When I moved to Hawaii from Texas in 1992 I had to leave my mixed breed dog, Sadie, behind. She was part dachshund and part something else that gave her a long body but with long legs that enabled her to run like the wind. At that time, Hawaii had a four month holding period for all dogs and cats entering the islands. The cost for boarding the animal was very high and starting out at a new job at the University of Hawaii I knew I did not make enough to pay the boarding fees. I was comforted in the knowledge that I was leaving my little pal in the loving arms of my sister and her family in Dallas. I missed my best friend and was saving up enough money to bring her over to Oahu.

But at Thanksgiving time, about a year after I left Texas, I was talking to my sister on the phone. We talked about a number of things and it was getting time for me to end the conversation so I could get to my church Thanksgiving dinner celebration. Just before closing the conversation I asked “Oh, how is Sadie doing?” There was a pause and my sister said “I have been meaning to tell you about Sadie.” My heart sank, I knew it could not be good news.

I thought she Sadie might be sick and there were vet bills to cover. No, that would have been too easy. My sister then told me now the children were playing with Sadie in the garage with the overhead door open. They think Sadie spied a cat or something in the yard across the lane and bolted out after it. There was a high fence enclosing their yard and as Sadie dashed down the driveway and across the lane a car came down the lane and struck struck her. No one could see the car due to the high fence.

My niece was horrified and rushed over and picked up Sadie’s little tan body. My sister said Sadie looked up at my niece and then closed her eyes and died.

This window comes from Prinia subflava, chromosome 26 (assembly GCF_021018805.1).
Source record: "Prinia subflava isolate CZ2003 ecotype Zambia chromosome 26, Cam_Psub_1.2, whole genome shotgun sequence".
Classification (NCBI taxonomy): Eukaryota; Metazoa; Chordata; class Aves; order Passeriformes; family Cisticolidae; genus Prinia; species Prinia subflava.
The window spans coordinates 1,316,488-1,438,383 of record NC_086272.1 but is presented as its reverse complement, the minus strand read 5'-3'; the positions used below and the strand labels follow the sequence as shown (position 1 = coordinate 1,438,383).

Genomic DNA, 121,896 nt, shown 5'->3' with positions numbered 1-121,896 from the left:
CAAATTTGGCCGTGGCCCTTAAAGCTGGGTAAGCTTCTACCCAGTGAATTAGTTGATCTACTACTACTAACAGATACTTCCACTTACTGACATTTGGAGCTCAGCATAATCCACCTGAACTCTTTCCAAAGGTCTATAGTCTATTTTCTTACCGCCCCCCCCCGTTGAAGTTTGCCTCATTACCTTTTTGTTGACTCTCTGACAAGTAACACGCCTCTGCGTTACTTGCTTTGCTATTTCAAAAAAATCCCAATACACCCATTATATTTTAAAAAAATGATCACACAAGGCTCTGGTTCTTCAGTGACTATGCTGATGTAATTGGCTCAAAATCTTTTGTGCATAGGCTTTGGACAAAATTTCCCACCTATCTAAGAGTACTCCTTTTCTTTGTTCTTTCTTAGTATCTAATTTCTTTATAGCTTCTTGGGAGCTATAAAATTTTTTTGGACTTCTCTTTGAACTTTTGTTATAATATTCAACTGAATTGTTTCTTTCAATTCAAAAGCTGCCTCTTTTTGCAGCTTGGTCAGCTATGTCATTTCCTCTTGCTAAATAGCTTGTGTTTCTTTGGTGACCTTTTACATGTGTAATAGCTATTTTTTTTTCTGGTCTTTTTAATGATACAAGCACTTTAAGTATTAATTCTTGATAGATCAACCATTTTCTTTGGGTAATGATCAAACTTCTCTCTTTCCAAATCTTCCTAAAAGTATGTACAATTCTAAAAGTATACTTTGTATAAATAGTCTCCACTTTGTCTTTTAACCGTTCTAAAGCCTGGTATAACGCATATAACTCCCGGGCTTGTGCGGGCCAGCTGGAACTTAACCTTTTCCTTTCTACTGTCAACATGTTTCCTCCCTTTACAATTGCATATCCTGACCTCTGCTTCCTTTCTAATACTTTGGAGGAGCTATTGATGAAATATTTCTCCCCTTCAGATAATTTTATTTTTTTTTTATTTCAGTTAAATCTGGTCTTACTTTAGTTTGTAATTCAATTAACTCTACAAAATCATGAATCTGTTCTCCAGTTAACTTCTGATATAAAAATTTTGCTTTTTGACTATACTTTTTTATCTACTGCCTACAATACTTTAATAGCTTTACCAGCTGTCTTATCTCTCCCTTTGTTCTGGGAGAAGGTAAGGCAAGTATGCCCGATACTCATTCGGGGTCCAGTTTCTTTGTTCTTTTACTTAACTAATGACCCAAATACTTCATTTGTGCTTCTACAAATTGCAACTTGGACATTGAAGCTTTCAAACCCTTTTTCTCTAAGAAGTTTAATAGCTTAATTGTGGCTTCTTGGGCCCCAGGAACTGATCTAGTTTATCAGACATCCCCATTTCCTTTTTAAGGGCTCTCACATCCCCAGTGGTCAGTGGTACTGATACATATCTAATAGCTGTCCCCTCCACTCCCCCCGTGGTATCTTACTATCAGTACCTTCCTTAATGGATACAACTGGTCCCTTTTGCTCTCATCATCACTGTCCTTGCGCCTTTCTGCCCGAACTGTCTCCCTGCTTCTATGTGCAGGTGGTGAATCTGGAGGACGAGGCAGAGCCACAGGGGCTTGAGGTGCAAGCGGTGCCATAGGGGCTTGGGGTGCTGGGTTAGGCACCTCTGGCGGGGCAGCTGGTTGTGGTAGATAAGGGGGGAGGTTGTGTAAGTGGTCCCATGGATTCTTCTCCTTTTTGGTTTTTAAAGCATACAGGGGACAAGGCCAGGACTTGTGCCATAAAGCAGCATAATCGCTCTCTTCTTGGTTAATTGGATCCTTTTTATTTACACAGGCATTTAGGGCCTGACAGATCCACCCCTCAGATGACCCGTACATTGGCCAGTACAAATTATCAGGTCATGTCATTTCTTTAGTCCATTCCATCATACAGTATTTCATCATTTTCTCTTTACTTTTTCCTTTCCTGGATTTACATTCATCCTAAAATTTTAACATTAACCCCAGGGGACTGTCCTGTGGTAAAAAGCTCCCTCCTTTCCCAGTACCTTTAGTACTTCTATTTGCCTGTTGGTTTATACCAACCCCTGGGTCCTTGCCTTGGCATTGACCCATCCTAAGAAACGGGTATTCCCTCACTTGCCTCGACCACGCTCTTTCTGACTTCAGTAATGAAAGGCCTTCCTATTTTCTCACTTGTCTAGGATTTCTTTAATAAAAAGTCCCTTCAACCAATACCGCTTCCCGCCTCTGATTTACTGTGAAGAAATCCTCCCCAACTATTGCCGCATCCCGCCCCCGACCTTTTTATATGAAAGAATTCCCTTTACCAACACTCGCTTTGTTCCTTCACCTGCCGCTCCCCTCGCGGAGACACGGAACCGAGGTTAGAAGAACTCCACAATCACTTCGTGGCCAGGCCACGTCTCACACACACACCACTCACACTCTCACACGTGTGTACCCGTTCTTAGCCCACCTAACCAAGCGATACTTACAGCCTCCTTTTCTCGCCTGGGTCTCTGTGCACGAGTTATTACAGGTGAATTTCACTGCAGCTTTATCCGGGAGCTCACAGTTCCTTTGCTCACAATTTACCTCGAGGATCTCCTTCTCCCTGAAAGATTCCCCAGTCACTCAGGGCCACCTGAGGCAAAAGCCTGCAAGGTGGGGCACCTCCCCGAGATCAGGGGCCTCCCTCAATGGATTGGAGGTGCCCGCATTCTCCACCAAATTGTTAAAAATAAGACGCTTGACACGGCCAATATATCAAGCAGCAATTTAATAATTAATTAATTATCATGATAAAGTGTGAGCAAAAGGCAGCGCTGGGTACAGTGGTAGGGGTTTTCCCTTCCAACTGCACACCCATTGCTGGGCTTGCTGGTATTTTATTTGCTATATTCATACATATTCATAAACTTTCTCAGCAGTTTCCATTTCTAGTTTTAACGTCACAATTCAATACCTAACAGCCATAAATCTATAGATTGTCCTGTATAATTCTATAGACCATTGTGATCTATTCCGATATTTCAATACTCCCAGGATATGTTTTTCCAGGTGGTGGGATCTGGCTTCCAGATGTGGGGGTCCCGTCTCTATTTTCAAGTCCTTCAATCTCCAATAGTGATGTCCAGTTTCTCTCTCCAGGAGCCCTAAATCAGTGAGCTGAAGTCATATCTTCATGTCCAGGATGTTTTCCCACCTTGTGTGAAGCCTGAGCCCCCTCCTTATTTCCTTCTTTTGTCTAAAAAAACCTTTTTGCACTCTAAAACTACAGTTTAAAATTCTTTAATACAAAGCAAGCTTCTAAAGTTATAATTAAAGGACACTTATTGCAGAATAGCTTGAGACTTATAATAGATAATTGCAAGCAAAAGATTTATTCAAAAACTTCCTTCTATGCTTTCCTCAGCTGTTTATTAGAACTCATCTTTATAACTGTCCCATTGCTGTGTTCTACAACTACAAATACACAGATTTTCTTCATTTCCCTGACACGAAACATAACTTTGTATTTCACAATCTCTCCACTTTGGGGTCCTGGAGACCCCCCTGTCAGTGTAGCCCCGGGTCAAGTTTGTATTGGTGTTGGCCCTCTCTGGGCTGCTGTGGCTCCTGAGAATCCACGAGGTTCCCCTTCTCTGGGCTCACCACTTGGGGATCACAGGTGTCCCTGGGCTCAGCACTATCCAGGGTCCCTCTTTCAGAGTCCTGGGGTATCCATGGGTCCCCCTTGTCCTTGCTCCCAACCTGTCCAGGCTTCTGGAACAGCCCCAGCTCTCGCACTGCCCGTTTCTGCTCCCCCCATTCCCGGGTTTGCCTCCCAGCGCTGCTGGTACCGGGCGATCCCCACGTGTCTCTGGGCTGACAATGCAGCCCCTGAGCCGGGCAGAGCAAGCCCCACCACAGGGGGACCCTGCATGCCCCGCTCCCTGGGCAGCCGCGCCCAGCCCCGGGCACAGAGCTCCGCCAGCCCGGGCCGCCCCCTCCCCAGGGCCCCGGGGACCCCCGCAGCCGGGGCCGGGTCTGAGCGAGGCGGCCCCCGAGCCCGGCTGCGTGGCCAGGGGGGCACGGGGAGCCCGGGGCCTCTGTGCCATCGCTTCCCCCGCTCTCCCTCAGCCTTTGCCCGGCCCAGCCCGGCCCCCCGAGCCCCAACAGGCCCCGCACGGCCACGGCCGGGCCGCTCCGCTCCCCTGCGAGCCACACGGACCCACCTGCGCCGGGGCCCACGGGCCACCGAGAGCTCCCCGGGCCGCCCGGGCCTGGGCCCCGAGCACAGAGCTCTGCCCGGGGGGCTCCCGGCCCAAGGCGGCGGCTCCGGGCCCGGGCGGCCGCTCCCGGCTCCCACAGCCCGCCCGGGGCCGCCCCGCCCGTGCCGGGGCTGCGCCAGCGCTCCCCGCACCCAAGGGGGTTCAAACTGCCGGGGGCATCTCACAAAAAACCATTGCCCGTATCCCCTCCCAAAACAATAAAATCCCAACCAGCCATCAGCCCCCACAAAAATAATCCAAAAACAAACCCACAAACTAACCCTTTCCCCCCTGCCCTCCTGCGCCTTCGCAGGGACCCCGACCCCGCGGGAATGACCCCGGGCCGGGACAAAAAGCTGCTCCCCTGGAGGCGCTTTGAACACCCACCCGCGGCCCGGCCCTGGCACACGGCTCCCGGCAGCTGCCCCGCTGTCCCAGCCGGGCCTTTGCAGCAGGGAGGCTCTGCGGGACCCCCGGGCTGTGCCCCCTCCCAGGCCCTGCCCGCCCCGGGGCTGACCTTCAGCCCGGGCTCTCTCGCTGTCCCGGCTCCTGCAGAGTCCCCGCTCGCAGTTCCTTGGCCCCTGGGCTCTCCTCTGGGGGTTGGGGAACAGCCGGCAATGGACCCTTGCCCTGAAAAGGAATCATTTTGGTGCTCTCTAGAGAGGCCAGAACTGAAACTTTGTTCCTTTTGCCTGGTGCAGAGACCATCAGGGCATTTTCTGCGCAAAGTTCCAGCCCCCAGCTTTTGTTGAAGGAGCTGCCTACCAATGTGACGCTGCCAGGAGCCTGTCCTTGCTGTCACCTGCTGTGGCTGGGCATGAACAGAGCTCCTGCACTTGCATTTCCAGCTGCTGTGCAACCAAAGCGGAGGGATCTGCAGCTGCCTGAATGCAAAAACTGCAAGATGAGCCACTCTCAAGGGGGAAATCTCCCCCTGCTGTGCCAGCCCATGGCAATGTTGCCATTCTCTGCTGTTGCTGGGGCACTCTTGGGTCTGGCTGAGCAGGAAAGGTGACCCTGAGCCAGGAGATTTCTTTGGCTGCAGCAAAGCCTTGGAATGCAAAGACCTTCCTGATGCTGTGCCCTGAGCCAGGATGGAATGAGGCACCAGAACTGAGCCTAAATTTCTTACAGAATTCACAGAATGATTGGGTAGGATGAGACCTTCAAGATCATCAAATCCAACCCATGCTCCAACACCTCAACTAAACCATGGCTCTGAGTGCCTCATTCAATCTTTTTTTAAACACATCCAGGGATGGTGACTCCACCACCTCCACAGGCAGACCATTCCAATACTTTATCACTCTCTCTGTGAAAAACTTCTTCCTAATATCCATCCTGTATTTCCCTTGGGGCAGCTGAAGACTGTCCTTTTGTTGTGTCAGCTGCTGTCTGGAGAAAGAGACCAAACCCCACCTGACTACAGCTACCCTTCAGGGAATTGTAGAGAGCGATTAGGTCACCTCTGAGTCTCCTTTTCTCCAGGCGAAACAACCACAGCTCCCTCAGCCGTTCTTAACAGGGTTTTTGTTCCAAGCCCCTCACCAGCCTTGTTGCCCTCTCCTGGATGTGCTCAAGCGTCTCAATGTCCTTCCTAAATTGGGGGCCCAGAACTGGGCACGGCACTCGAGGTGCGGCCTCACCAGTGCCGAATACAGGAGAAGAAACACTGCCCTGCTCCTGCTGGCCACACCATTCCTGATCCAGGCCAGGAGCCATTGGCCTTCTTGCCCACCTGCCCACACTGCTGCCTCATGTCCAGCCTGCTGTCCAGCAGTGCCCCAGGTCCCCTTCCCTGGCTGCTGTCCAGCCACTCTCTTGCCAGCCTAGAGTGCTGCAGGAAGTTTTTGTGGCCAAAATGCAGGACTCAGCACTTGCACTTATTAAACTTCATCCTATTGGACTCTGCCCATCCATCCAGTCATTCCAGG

I was sick at the news but kept my composure. As so many men of my generation, I was taught not to cry. I kept my stiff upper lip until the conversation ended and I hung up the phone. I sat alone in the house thinking about all the happy times Sadie and I had together. How I would come home from work and she would greet me with her tail wagging. She always seem so thankful that I took her in when she was a skinny, sickly pup full of ticks and fleas at the Humane Society. With a few drugs and some good food she put on enough weight that her ribs no longer protruded from under her skin. I recalled how she loved to run in big circles around my back yard, And if I held up a stick, even waist high, she always managed to leap over it. She enjoyed life and I remembered how much joy she brought me.

Then, there in the quiet solitude of my house in Hawaii, the extent of the loss hit me like a brick. I broke down and wept for the loss of my little friend, Sadie.

I recall that crying seemed to help. It was a kind of tribute to a loyal and loving creature who asked so little and gave so much. For a single guy, not given to displays of emotion, it was probably the best tribute I could give. I would lose human friends and relatives and not weep. Not because I did not care for them deeply, I did, but because I could seem to deal with their loss somehow. Maybe my faith or some rationalization could help me cope. But the loss of that poor little, sweet creature, that could not talk but seemed to speak to my heart as no one else could, brought me to tears. I shall never forget her.

From that experience I cherish all the more the time I have with my current little pal, Greta. She too was adopted from the Humane Society. She sleeps faithfully beside me now as I write these words. I think I will give her a little cuddle now in remembrance of Sadie. It will do us both a world of good.

Gregg from HI